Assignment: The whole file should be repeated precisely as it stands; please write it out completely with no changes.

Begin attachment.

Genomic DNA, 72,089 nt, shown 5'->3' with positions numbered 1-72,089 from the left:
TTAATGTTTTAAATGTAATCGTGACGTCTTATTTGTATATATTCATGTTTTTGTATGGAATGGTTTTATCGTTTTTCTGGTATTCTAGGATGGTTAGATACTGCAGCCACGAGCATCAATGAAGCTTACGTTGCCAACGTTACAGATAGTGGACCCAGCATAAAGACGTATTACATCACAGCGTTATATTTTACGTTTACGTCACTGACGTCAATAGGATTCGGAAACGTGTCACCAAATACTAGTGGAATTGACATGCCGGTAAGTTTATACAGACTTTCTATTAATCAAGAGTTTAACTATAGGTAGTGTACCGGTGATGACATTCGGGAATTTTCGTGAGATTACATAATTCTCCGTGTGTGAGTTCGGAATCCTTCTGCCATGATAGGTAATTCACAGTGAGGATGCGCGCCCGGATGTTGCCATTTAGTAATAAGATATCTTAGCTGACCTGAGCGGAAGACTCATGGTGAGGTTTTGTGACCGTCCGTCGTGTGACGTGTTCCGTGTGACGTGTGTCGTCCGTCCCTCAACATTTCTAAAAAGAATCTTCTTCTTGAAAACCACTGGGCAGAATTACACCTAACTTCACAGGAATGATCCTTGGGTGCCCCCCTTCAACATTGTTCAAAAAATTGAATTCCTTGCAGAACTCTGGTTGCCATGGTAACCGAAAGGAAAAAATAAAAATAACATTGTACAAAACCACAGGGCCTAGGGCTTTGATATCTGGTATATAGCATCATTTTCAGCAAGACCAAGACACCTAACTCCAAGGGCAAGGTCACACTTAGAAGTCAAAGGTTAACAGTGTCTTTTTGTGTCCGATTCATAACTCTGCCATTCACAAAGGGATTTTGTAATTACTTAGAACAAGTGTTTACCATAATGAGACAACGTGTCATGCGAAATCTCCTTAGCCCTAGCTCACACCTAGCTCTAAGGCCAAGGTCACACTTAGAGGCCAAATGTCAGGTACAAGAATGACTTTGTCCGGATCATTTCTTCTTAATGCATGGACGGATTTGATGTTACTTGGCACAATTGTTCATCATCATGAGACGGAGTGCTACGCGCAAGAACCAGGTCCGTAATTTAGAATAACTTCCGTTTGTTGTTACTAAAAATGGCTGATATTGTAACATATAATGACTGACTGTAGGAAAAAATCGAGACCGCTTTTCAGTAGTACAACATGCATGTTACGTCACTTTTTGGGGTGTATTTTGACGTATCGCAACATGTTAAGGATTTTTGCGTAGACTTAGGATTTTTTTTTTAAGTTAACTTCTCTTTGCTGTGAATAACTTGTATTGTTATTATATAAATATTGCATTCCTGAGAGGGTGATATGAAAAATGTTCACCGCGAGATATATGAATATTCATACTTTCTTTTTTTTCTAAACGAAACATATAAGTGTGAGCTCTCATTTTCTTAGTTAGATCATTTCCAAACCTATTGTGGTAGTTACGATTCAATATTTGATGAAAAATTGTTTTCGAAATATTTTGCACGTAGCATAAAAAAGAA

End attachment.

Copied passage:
Genomic DNA, 72,089 nt, shown 5'->3' with positions numbered 1-72,089 from the left:
TTAATGTTTTAAATGTAATCGTGACGTCTTATTTGTATATATTCATGTTTTTGTATGGAATGGTTTTATCGTTTTTCTGGTATTCTAGGATGGTTAGATACTGCAGCCACGAGCATCAATGAAGCTTACGTTGCCAACGTTACAGATAGTGGACCCAGCATAAAGACGTATTACATCACAGCGTTATATTTTACGTTTACGTCACTGACGTCAATAGGATTCGGAAACGTGTCACCAAATACTAGTGGAATTGACATGCCGGTAAGTTTATACAGACTTTCTATTAATCAAGAGTTTAACTATAGGTAGTGTACCGGTGATGACATTCGGGAATTTTCGTGAGATTACATAATTCTCCGTGTGTGAGTTCGGAATCCTTCTGCCATGATAGGTAATTCACAGTGAGGATGCGCGCCCGGATGTTGCCATTTAGTAATAAGATATCTTAGCTGACCTGAGCGGAAGACTCATGGTGAGGTTTTGTGACCGTCCGTCGTGTGACGTGTTCCGTGTGACGTGTGTCGTCCGTCCCTCAACATTTCTAAAAAGAATCTTCTTCTTGAAAACCACTGGGCAGAATTACACCTAACTTCACAGGAATGATCCTTGGGTGCCCCCCTTCAACATTGTTCAAAAAATTGAATTCCTTGCAGAACTCTGGTTGCCATGGTAACCGAAAGGAAAAAATAAAAATAACATTGTACAAAACCACAGGGCCTAGGGCTTTGATATCTGGTATATAGCATCATTTTCAGCAAGACCAAGACACCTAACTCCAAGGGCAAGGTCACACTTAGAAGTCAAAGGTTAACAGTGTCTTTTTGTGTCCGATTCATAACTCTGCCATTCACAAAGGGATTTTGTAATTACTTAGAACAAGTGTTTACCATAATGAGACAACGTGTCATGCGAAATCTCCTTAGCCCTAGCTCACACCTAGCTCTAAGGCCAAGGTCACACTTAGAGGCCAAATGTCAGGTACAAGAATGACTTTGTCCGGATCATTTCTTCTTAATGCATGGACGGATTTGATGTTACTTGGCACAATTGTTCATCATCATGAGACGGAGTGCTACGCGCAAGAACCAGGTCCGTAATTTAGAATAACTTCCGTTTGTTGTTACTAAAAATGGCTGATATTGTAACATATAATGACTGACTGTAGGAAAAAATCGAGACCGCTTTTCAGTAGTACAACATGCATGTTACGTCACTTTTTGGGGTGTATTTTGACGTATCGCAACATGTTAAGGATTTTTGCGTAGACTTAGGATTTTTTTTTTAAGTTAACTTCTCTTTGCTGTGAATAACTTGTATTGTTATTATATAAATATTGCATTCCTGAGAGGGTGATATGAAAAATGTTCACCGCGAGATATATGAATATTCATACTTTCTTTTTTTTCTAAACGAAACATATAAGTGTGAGCTCTCATTTTCTTAGTTAGATCATTTCCAAACCTATTGTGGTAGTTACGATTCAATATTTGATGAAAAATTGTTTTCGAAATATTTTGCACGTAGCATAAAAAAGAA